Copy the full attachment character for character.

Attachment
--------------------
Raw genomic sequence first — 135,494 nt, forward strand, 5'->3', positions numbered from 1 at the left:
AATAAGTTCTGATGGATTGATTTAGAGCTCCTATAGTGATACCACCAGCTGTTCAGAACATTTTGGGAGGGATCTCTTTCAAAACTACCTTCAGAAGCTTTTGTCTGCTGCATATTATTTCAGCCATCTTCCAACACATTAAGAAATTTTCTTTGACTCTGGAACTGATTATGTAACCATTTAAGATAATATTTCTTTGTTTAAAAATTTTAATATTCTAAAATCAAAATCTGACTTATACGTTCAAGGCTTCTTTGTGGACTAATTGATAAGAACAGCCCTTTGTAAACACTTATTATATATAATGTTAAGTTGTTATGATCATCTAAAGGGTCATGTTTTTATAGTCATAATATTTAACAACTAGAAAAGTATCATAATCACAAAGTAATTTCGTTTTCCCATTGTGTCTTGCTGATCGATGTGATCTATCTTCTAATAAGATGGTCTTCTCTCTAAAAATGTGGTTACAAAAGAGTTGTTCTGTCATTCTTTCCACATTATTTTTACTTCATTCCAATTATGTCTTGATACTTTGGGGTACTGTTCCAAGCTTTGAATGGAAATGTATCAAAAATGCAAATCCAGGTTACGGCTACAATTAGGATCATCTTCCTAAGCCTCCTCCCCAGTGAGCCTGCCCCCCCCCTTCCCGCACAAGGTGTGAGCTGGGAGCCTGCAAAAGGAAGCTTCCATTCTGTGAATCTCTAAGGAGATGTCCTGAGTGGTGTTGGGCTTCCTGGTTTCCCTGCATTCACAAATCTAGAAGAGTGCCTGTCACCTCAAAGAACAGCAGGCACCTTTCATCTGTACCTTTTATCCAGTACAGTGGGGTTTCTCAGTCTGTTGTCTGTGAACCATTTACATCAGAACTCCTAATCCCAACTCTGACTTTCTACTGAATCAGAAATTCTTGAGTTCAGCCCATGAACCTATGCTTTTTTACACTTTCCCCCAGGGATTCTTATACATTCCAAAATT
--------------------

Raw genomic sequence first — 135,494 nt, forward strand, 5'->3', positions numbered from 1 at the left:
AATAAGTTCTGATGGATTGATTTAGAGCTCCTATAGTGATACCACCAGCTGTTCAGAACATTTTGGGAGGGATCTCTTTCAAAACTACCTTCAGAAGCTTTTGTCTGCTGCATATTATTTCAGCCATCTTCCAACACATTAAGAAATTTTCTTTGACTCTGGAACTGATTATGTAACCATTTAAGATAATATTTCTTTGTTTAAAAATTTTAATATTCTAAAATCAAAATCTGACTTATACGTTCAAGGCTTCTTTGTGGACTAATTGATAAGAACAGCCCTTTGTAAACACTTATTATATATAATGTTAAGTTGTTATGATCATCTAAAGGGTCATGTTTTTATAGTCATAATATTTAACAACTAGAAAAGTATCATAATCACAAAGTAATTTCGTTTTCCCATTGTGTCTTGCTGATCGATGTGATCTATCTTCTAATAAGATGGTCTTCTCTCTAAAAATGTGGTTACAAAAGAGTTGTTCTGTCATTCTTTCCACATTATTTTTACTTCATTCCAATTATGTCTTGATACTTTGGGGTACTGTTCCAAGCTTTGAATGGAAATGTATCAAAAATGCAAATCCAGGTTACGGCTACAATTAGGATCATCTTCCTAAGCCTCCTCCCCAGTGAGCCTGCCCCCCCCCTTCCCGCACAAGGTGTGAGCTGGGAGCCTGCAAAAGGAAGCTTCCATTCTGTGAATCTCTAAGGAGATGTCCTGAGTGGTGTTGGGCTTCCTGGTTTCCCTGCATTCACAAATCTAGAAGAGTGCCTGTCACCTCAAAGAACAGCAGGCACCTTTCATCTGTACCTTTTATCCAGTACAGTGGGGTTTCTCAGTCTGTTGTCTGTGAACCATTTACATCAGAACTCCTAATCCCAACTCTGACTTTCTACTGAATCAGAAATTCTTGAGTTCAGCCCATGAACCTATGCTTTTTTACACTTTCCCCCAGGGATTCTTATACATTCCAAAATT